Posted on August 17, 2009 by Kenneth Hite
The high concept of James Morrow’s novel Shambling Towards Hiroshima is, quite frankly, almost worth the price of admission by itself. Unbeknownst to most Americans, the Navy had a backup plan in case the Army’s A-Bomb didn’t work out in WWII — genetically engineer giant, fire-breathing lizards to devastate Japan. (But we were building the A-Bomb to devastate Germany, I hear you cry. Never you mind about that.) But unlike our secretive A-Bomb policy, we decided to demonstrate our monsters to the Japanese to give them a chance to surrender first. But (and here’s where it gets really good) we couldn’t devastate anywhere real for a mere demonstration, so the Navy hired the world’s greatest monster-actor, Syms Thorley, to get into a rubber monster suit and stomp around on a model of “Shirazuka” for the cameras. The plan was to show the film to the Japanese and horrify them into surrender.
This novel is Syms Thorley’s memoir, written forty years after his starring role as Gorgantis, the flame-breathing giant iguana, in the top-secret Knickerbocker Project. Which of course spawned a whole series of popular “Gorgantis” movies in the book’s universe. (As your top-secret government embarrassments so often do.) It’s alternately too clever by half and not quite clever enough. The entire concept is ludicrous, of course, satirizing the ludicrousness of atomic warfare. But Morrow’s use of “Gorgantis” to represent the Bomb in an ironic satire doesn’t work nearly well enough to warrant cheapening Ishiro Honda’s original use of Gojira to represent the Bomb in a horrific cri de coeur. Those who most appreciate the daikaiju myth will find the least to appreciate about this “white liberal guilt” redress of it, even if they are otherwise sympathetic to Thorley’s anti-nuclear politics. Goodwin attempts to hang a lantern on the problem when he has Thorley complain that the audiences at his SF convention appearances never seem to want to listen to anti-nuclear propaganda at a monster-fest. Consider that lantern well and truly hung.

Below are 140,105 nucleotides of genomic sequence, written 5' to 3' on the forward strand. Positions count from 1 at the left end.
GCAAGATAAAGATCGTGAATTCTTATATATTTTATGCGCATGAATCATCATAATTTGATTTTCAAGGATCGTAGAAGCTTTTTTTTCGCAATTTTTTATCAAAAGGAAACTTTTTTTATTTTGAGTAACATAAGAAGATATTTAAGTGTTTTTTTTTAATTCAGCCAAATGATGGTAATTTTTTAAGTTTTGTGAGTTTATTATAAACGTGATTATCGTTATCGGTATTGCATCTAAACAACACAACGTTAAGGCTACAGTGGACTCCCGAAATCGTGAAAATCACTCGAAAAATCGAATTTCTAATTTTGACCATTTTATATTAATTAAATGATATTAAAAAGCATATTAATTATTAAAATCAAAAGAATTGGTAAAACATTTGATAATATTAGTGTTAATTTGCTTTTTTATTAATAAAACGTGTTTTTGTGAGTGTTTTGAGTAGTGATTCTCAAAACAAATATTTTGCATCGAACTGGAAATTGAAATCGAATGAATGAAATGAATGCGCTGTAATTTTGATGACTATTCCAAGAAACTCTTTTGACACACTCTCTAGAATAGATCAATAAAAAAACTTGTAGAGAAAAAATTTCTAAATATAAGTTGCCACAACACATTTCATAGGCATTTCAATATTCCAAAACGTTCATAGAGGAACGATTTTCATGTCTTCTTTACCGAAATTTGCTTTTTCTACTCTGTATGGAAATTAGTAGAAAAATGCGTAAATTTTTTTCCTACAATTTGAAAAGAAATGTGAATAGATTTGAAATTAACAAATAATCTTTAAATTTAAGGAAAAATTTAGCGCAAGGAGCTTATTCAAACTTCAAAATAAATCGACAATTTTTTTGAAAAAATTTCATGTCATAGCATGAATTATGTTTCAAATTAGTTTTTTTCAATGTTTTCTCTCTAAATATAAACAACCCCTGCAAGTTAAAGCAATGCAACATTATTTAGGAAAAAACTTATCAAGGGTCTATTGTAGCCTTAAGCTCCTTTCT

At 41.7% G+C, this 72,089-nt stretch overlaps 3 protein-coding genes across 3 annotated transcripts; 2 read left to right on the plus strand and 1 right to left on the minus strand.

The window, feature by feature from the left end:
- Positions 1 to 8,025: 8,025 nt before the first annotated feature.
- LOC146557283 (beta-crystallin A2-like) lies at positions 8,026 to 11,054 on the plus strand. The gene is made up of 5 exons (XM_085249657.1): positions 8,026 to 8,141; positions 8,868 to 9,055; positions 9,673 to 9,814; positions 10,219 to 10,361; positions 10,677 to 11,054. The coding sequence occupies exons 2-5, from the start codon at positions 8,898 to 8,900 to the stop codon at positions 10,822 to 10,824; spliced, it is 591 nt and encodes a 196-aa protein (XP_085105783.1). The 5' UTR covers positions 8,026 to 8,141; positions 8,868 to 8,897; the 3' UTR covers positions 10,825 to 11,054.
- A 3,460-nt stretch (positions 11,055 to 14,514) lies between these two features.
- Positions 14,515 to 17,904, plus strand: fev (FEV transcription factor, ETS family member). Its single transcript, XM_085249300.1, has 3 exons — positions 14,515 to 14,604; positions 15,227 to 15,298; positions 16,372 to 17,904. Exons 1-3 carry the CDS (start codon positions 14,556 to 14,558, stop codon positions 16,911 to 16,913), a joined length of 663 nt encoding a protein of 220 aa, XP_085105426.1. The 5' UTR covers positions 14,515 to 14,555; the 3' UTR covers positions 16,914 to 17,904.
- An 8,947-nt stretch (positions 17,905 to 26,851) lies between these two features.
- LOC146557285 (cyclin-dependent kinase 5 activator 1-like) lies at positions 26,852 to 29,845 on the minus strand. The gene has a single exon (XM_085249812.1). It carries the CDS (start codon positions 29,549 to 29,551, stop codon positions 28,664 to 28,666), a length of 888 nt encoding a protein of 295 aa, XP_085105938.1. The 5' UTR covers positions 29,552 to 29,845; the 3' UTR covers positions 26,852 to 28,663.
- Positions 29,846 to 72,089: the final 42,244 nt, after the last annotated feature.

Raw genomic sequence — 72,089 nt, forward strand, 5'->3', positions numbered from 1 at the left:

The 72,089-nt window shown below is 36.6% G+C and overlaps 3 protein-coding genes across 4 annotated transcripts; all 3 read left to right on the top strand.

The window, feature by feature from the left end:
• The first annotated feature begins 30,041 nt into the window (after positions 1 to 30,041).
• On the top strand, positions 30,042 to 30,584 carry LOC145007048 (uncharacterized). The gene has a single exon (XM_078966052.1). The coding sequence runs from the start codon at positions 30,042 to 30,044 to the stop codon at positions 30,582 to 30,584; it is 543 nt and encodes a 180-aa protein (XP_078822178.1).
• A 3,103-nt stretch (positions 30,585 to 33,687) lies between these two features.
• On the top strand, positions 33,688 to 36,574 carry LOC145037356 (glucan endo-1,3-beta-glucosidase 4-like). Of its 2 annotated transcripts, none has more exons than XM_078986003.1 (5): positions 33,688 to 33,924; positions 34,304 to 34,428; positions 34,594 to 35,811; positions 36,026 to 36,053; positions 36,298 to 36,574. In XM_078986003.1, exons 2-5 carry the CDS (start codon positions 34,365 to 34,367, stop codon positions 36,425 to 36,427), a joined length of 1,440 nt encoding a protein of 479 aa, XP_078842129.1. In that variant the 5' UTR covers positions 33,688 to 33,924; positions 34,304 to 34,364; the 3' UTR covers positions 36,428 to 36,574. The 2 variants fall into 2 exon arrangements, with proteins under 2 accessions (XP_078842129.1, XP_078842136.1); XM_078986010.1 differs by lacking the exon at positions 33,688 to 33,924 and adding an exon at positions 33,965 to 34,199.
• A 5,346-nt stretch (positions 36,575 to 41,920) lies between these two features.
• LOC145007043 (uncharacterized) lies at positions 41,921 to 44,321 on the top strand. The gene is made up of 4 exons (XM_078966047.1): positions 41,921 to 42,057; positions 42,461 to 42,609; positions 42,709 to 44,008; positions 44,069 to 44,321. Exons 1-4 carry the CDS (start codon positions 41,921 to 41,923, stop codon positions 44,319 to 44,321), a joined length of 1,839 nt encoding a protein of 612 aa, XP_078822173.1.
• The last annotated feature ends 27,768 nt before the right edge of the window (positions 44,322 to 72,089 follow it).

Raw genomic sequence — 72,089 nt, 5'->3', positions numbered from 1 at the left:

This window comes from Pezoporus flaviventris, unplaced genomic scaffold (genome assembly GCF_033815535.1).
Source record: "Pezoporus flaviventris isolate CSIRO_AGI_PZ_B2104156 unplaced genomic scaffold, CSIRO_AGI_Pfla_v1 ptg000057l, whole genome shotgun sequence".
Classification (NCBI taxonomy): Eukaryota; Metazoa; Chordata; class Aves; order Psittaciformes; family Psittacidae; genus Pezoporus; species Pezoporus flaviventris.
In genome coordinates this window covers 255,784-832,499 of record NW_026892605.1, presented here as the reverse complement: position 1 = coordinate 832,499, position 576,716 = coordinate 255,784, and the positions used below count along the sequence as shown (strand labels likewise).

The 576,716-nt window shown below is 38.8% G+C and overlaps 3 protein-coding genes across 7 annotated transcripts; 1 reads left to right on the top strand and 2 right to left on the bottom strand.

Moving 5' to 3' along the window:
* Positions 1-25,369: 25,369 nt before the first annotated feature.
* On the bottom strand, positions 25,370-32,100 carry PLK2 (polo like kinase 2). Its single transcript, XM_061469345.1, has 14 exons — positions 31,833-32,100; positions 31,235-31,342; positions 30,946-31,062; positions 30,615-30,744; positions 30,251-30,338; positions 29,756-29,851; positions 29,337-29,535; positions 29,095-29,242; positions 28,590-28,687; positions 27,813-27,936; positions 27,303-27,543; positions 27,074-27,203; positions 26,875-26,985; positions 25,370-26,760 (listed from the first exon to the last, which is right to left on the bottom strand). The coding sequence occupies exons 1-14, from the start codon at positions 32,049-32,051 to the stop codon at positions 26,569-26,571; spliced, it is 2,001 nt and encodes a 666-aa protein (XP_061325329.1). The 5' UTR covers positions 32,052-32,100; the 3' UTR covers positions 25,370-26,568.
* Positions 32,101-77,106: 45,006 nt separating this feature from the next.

Where the book does shine, however, is in the recreation of Thorley’s monster rally Hollywood of the 1940s. The interplay of somewhat fictionalized characters (Thorley is a riff on Boris Karloff; “Siegfried Dagover” a villainous Bela Lugosi) with real ones (the Navy gets Willis O’Brien of King Kong fame for the special effects and James Whale to direct the secret Gorgantis shoot) is almost seamless. The film storyline — both the secret Navy film and the horror film backdrop — far outpaces the rest of the book in human interest, believability (even during the more ludicrous set pieces), and invention. It’s a shame that the monster-fest keeps getting interrupted by attempted irony, or what’s worse, attempted significance.
Review by Ken Hite